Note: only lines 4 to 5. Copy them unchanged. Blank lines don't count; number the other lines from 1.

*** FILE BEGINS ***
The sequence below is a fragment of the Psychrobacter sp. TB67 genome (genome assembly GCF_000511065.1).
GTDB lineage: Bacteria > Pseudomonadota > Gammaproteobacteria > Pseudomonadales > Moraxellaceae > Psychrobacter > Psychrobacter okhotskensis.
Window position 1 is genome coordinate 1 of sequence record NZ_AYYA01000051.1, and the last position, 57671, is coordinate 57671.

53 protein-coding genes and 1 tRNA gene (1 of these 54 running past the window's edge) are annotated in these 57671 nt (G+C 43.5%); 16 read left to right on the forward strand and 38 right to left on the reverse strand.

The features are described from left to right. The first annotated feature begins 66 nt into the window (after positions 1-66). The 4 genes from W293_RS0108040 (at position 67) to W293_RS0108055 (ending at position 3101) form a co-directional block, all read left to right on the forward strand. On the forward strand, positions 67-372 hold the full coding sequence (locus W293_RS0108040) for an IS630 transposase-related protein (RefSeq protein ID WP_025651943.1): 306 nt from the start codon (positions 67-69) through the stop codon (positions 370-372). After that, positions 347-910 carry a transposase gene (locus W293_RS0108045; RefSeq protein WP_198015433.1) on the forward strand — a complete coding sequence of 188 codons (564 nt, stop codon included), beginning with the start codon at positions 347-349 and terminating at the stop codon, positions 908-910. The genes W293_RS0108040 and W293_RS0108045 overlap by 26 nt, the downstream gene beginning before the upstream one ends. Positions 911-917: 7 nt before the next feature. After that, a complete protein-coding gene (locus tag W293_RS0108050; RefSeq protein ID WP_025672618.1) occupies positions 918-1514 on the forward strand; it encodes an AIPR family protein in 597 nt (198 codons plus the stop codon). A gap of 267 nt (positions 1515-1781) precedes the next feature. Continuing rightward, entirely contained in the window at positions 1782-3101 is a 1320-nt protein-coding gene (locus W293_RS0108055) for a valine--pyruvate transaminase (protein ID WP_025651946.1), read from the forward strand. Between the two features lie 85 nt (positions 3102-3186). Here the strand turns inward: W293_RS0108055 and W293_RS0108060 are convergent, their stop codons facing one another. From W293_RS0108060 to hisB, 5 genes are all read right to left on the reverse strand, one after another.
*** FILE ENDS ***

53 protein-coding genes and 1 tRNA gene (1 of these 54 running past the window's edge) are annotated in these 57671 nt (G+C 43.5%); 16 read left to right on the forward strand and 38 right to left on the reverse strand.

The features are described from left to right. The first annotated feature begins 66 nt into the window (after positions 1-66). The 4 genes from W293_RS0108040 (at position 67) to W293_RS0108055 (ending at position 3101) form a co-directional block, all read left to right on the forward strand. On the forward strand, positions 67-372 hold the full coding sequence (locus W293_RS0108040) for an IS630 transposase-related protein (RefSeq protein ID WP_025651943.1): 306 nt from the start codon (positions 67-69) through the stop codon (positions 370-372). After that, positions 347-910 carry a transposase gene (locus W293_RS0108045; RefSeq protein WP_198015433.1) on the forward strand — a complete coding sequence of 188 codons (564 nt, stop codon included), beginning with the start codon at positions 347-349 and terminating at the stop codon, positions 908-910. The genes W293_RS0108040 and W293_RS0108045 overlap by 26 nt, the downstream gene beginning before the upstream one ends. Positions 911-917: 7 nt before the next feature. After that, a complete protein-coding gene (locus tag W293_RS0108050; RefSeq protein ID WP_025672618.1) occupies positions 918-1514 on the forward strand; it encodes an AIPR family protein in 597 nt (198 codons plus the stop codon). A gap of 267 nt (positions 1515-1781) precedes the next feature. Continuing rightward, entirely contained in the window at positions 1782-3101 is a 1320-nt protein-coding gene (locus W293_RS0108055) for a valine--pyruvate transaminase (protein ID WP_025651946.1), read from the forward strand. Between the two features lie 85 nt (positions 3102-3186). Here the strand turns inward: W293_RS0108055 and W293_RS0108060 are convergent, their stop codons facing one another. From W293_RS0108060 to hisB, 5 genes are all read right to left on the reverse strand, one after another.